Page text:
Lessons from Los Angeles: Top Takeaways from the TV Academy (Part Two)
Each year, the Television Academy of Arts & Sciences Foundation gathers twenty faculty from all over the U.S. and gives them incredible access to studio executives, writers, directors, editors, producers, attorneys, and SFX artists…with daily field trips to studio lots and live sets thrown in. We were fortunate enough to take part in this year’s Foundation Faculty Seminar, and wanted to share with Antenna readers some of what we gleaned during this whirlwind week:
7. The New Target Demographic to Reach is the Co-Viewing Audience.
Creators and network executives are looking out for shows that parents and kids can watch together. Game show guru Bob Boden of The Hub (a game show network that is a joint venture of Discovery and Hasbro) talked about how important it is to build contestants as characters, and establish a connection between them and the audience on newer game shows–lessons they learned from reality TV programming.
8. A 40-Person Conference Call Will Crash the Telephone System
If you want to see a showrunner get upset, bring up the topic of middle management. Taking notes from network executives is apparently one of the least enjoyable parts of a showrunner’s job. While sometimes a note is useful, writers usually experience notes as layers and layers of interference with their vision. One showrunner found himself on a 40-person conference call with MBA’s from both coasts who were suggesting changes in dialogue and reaction shots. There seems to be an inverse relationship between the amount of money a showrunner makes for a network, and the amount of attention they pay to the notes.
9. Channel the Boss.
Everyone in the writers room has a job because they are a gifted mimic of the series creator and his/her vision. The job of the comedy writer is not to write what he or she thinks is funny, but what the other writers in the room think is funny. The idea is to channel the showrunner’s voice. You must also learn and then follow writers room etiquette–unless you are as gifted as, say, Matt Weiner, and then you can piss off everyone in The Sopranos writers room and somehow still keep your job.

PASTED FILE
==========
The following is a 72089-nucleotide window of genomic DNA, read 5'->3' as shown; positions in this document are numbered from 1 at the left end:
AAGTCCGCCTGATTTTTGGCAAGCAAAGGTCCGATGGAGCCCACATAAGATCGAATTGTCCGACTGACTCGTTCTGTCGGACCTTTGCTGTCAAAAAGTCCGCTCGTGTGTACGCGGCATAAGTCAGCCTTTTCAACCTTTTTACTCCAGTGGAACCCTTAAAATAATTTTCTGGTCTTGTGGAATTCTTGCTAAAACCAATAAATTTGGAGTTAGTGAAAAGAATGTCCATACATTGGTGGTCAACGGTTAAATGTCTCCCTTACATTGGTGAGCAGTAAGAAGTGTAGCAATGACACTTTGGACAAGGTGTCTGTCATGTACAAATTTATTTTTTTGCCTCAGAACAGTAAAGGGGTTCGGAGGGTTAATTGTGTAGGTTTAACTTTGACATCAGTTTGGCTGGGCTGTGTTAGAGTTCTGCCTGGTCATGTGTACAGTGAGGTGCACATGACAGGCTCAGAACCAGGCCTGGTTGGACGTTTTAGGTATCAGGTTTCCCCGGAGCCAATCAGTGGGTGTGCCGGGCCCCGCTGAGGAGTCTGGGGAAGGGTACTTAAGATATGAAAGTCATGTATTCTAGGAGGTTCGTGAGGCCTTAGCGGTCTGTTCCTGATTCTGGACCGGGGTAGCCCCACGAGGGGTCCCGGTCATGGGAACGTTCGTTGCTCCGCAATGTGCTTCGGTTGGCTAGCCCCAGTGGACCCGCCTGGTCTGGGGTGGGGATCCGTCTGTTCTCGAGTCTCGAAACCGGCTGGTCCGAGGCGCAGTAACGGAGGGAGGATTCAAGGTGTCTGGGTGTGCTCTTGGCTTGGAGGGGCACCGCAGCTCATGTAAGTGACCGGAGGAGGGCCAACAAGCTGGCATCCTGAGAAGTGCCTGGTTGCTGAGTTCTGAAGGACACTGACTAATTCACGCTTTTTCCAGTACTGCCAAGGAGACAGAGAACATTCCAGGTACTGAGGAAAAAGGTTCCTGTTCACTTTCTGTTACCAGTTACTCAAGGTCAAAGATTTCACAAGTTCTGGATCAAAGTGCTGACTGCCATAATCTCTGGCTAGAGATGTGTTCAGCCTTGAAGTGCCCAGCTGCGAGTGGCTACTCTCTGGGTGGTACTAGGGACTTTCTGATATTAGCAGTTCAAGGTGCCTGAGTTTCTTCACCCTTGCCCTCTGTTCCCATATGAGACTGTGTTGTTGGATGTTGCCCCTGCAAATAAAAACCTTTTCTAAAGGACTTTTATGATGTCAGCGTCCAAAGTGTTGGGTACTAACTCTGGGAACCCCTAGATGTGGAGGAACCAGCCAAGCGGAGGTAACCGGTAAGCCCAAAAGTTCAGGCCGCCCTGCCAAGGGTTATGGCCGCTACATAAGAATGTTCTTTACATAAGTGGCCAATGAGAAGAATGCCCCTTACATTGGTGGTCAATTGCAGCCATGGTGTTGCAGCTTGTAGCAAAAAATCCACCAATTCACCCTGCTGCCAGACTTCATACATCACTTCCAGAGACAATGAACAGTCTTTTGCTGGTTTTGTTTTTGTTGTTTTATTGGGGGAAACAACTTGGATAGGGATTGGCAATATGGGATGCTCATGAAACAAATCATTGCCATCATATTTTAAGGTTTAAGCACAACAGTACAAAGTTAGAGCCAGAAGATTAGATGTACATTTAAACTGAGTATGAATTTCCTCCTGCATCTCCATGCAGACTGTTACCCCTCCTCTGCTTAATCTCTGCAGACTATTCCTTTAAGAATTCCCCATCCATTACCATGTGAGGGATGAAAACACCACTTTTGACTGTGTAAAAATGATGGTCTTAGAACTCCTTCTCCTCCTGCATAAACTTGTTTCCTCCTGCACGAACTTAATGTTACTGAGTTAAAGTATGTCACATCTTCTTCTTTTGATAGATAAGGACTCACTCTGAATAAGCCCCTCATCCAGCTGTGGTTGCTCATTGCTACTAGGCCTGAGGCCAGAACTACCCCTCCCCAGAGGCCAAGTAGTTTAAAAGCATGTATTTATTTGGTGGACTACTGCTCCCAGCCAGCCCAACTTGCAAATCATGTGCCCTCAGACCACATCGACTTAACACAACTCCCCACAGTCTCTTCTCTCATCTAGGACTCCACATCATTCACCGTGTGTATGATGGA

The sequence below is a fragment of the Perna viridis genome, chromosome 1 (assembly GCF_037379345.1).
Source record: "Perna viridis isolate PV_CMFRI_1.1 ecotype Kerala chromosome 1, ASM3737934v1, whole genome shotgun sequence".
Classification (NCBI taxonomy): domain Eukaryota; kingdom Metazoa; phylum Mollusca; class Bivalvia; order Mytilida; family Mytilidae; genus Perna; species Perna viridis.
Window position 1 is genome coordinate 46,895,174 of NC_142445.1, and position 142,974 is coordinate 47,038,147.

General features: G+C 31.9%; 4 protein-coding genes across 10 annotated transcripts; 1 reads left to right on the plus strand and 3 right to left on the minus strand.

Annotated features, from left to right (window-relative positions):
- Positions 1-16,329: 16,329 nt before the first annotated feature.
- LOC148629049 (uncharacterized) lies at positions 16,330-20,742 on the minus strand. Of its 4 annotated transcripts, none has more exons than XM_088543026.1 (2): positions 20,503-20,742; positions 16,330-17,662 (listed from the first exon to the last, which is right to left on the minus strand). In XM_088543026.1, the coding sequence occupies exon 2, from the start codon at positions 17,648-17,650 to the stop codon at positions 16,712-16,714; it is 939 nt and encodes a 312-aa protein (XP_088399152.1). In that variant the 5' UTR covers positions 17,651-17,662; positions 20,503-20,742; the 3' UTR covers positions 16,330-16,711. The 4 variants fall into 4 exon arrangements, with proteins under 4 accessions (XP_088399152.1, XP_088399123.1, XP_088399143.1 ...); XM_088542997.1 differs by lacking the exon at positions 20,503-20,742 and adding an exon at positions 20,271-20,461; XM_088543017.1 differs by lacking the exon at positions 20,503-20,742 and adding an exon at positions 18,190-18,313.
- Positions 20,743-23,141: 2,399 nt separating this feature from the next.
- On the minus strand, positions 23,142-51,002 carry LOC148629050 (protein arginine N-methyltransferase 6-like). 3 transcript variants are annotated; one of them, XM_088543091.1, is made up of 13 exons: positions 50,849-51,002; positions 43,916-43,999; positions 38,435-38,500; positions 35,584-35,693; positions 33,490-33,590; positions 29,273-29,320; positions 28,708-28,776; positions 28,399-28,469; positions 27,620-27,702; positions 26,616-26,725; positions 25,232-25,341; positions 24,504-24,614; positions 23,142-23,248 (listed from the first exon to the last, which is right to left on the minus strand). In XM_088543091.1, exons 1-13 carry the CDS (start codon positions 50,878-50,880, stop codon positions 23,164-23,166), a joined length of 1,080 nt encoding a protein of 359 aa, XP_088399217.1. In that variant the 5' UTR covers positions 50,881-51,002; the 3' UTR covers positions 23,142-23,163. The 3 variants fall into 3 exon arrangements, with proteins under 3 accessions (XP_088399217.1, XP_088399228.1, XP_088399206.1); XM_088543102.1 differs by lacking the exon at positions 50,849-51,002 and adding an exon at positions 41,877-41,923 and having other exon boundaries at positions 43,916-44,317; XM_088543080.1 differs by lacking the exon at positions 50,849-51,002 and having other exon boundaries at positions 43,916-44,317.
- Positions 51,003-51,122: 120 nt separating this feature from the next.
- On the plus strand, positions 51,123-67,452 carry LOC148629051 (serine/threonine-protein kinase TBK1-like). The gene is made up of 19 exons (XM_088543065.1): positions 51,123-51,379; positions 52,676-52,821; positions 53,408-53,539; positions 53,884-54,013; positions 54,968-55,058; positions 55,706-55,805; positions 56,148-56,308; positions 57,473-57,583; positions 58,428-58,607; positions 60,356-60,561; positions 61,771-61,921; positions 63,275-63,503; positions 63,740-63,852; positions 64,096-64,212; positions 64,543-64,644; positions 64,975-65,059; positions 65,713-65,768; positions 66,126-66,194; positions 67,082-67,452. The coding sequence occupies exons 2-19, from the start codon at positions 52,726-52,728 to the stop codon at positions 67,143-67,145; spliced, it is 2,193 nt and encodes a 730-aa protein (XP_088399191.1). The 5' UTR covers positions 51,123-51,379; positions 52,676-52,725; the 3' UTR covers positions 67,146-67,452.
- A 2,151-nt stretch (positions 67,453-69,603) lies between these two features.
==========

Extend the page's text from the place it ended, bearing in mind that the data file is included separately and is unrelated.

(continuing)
10. If You Get Lost on the Backlot, You Might Just Meet Don Draper
Sometimes getting lost feels like being found. Yes, he’s even more attractive in person.
11. TV Keeps the Lights on at Every Talent Agency
Not a surprise, but even as television struggles, it is important to be reminded that it is still the agencies’ bread and butter.
12. The Terms “Single-Cam” and “Multi-Cam” are Often Misnomers
A “three camera” show is probably using four or five cameras. A single camera show often uses more than one camera to film. While the terms are becoming less specific, the differences between the two forms of television endure: in cadence, tone, and even personnel. For a multi-cam comedy, the script is punched-up with 3-4 jokes per page, whereas on a single-cam series, a comedy can have fewer and more subtle jokes. Above- and below-the-line laborers usually make their careers in one or the other; it is somewhat rare to move back and forth between the two modes of production.
13. In Order to Make It in the TV Industry, Learn TV History and get an Internship.
The Television Academy Foundation has a lot to offer researchers, students, and faculty. There is the fabulous Archive of American Television, which has over 700 interviews with TV pioneers and 2,500 hours of free content available. Arguably one of the best summer internships to get is one though the Academy of Television Foundation. And the best awards to win if you want to make it in television are the College Television Awards. Students, you should consider applying. And faculty, apply for the Academy of Television Foundation Faculty Seminar. It is a fantastic experience, made even better by the incredible Foundation staff. We look forward to reading your top takeaways next fall.